content-html

Presbyopia

A graphic showing how presbyopia affects the eye

What is Presbyopia?

Presbyopia is Greek for ‘old sight’ and will affect anyone over the age of about 40. When we reach that age our ability to focus on near objects diminishes. The eye’s lens loses flexibility and stiffens with age so it has more difficulty helping focus the image from near objects on the retina.

The process by which the lens changes shape to alter focus of images on the retina is called ‘accommodation’ and is controlled by ciliary muscles. These contract and relax to make the lens flatter or thicker depending on whether the object we want to look at is far away or close by. This changing in shape of the lens works in conjunction with pupil constriction and convergence to focus images from near objects on the retina. It is an automatic reflex controlled by the parasympathetic nervous system.

Symptoms of Presbyopia

An older man looking at his phone through glasses

If you suffer from Presbyopia you’ll be aware that you have to hold close objects like your phone or a book further away to see them clearly. The older you get the further away you’ll have to hold them and you may also experience headaches, eye strain, and tired eyes. All these are signs that you need help to see close objects and you should visit your optician to have an eye examination.

You can tell from your prescription if you are presbyopic in one of two ways. Your prescription will either contain a ‘reading addition’, or ‘Add’, or the prescription will be written out as your full long distance prescription and underneath your full reading prescription. The Add is the extra magnification you need to be able to read up close. The size of the reading addition increases as you get older.

An example prescription with the reading addition highlighted

Prescription with Add written

An example prescription with near and distance prescription written out separately

Prescription with full long distance and full reading written

How is Presbyopia corrected?

There are a number of different options to correct Presbyopia. Having a pair of reading glasses is the simplest solution, but you’ll have to keep taking them off and on depending on what task you’re doing, which is very annoying.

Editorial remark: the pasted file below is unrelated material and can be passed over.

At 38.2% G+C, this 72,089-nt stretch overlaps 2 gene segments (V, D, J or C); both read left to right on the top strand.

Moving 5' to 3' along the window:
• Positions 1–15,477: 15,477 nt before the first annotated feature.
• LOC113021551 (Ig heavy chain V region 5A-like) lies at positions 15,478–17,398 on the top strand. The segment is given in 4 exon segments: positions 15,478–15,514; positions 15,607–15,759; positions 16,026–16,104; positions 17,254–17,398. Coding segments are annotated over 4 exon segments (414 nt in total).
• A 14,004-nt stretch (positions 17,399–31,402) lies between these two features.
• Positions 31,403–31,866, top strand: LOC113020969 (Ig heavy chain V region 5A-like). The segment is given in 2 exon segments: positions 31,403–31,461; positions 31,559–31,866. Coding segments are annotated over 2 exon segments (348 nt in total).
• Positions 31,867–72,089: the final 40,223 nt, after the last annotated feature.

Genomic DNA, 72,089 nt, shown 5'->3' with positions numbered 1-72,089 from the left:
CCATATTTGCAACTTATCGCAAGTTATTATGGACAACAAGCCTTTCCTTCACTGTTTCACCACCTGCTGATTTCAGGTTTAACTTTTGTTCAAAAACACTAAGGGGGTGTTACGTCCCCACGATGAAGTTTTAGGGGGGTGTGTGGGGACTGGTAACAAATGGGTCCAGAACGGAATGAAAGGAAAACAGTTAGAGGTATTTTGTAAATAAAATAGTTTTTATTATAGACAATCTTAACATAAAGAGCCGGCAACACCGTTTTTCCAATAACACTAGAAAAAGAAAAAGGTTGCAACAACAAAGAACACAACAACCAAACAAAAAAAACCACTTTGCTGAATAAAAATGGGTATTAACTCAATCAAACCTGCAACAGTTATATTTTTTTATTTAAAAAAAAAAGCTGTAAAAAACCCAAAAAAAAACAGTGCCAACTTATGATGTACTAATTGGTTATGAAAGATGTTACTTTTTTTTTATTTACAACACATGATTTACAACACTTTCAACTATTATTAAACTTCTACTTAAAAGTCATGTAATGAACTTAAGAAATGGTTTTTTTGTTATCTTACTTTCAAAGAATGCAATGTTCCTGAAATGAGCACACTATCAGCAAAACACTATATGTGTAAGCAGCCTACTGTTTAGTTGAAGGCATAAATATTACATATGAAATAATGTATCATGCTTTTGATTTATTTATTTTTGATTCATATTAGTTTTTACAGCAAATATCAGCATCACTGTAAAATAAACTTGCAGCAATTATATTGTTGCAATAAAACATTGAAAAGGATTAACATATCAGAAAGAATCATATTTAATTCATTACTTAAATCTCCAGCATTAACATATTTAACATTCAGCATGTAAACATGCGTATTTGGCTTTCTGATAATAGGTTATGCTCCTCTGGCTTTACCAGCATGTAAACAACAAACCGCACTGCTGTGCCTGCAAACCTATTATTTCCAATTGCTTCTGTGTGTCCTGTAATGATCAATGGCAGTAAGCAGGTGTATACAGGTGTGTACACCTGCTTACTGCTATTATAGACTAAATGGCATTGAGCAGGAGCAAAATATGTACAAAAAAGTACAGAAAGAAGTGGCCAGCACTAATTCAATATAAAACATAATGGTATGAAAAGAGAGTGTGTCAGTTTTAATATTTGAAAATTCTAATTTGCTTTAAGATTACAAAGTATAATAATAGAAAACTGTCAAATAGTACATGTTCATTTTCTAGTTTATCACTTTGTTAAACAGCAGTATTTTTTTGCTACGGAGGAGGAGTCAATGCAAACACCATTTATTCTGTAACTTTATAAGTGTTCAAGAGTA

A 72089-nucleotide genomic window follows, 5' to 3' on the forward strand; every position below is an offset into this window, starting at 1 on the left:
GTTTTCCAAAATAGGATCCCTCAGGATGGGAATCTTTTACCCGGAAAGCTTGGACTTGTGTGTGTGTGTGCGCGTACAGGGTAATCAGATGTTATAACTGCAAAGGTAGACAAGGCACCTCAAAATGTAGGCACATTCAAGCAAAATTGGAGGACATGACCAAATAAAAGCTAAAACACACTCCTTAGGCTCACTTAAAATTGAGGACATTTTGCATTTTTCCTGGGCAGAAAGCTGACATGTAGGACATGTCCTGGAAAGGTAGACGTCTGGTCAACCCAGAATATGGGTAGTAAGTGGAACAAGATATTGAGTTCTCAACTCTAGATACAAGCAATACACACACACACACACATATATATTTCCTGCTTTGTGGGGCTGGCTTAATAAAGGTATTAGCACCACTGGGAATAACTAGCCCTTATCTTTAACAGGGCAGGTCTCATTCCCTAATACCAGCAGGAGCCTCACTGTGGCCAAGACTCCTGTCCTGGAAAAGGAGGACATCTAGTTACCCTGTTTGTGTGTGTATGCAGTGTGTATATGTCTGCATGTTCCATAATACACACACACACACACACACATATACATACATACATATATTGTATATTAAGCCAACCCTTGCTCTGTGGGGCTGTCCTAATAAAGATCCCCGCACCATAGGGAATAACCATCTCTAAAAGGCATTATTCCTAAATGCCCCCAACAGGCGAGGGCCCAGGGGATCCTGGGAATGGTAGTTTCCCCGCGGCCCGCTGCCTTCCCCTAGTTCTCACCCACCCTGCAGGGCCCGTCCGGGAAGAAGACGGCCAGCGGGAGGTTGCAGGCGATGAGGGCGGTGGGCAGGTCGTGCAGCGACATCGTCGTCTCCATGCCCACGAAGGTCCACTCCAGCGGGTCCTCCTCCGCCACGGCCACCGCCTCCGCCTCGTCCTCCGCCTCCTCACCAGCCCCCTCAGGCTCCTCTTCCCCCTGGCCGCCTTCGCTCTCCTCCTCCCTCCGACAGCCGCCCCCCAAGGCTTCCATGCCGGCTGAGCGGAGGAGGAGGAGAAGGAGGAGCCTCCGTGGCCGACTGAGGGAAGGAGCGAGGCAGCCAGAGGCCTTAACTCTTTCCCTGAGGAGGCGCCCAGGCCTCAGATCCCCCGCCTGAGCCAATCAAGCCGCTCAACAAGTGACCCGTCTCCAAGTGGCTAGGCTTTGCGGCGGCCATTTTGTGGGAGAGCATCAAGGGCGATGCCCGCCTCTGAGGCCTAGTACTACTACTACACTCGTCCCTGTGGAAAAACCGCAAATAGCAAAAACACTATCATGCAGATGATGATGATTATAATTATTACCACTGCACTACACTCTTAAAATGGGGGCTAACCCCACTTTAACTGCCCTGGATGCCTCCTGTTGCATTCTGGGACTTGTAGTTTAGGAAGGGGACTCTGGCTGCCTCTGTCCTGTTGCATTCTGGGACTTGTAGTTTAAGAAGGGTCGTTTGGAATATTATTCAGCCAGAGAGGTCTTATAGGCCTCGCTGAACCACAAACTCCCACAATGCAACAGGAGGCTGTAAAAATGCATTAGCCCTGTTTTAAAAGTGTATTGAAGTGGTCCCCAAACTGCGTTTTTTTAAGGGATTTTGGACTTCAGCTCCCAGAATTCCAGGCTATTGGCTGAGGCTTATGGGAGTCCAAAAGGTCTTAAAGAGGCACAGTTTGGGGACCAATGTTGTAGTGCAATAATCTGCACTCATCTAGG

Bifocals are another option, where the main lens is for long distance and a small segment is stuck on to the bottom of the lens that you can look through to read. The main issues with bifocals are that they look aging due to the visible dividing line, and there is a sudden change in lens power between the long distance and reading parts of the lens which can be disconcerting.

Once over the age of about 50, as your accommodation deteriorates further, you will need a separate correction for near and intermediate distances, which will make single vision and bifocal lens options much trickier.

By far the most popular solution for all presbyopes is using progressive power lenses, commonly known as varifocals. These allow you to see all distances through the same lens. A varifocal can be defined as having two fixed reference points - your long distance prescription at the top of the lens, and your reading prescription at the bottom - separated by a corridor that increases in magnification from the top of the lens – your distance prescription- until it reaches the bottom – your reading prescription.

Due to the way varifocals are made to achieve this progression they do have some distortion at the edge of the lens, which can take time to adjust to if you’re not used to wearing them, though most people can adapt to them easily with a little perseverance. Once you’re used to them they’re by far the most convenient option as one pair of glasses will enable you to see all distances clearly. Please see our guide to varifocals for more information on the many different types of varifocal lenses available.

Choosing glasses for Presbyopia

A black glasses frame lying on a laptop

Modern designs of varifocal lenses mean there is far less limitation on the size of the frames than there once was. Provided you choose a frame with a lens depth of 26mm we’ll be able to make varifocals for you. However, if it’s your first try with varifocals we’d recommend you choose a frame whose depth is 30mm or greater as this will speed up your adaption time to the new lenses.

Varifocals are available with the same thin lens and tinting options as single vision lenses. Please see our helpful guide on thin lenses to see if your prescription would benefit from thinner lenses.

Related articles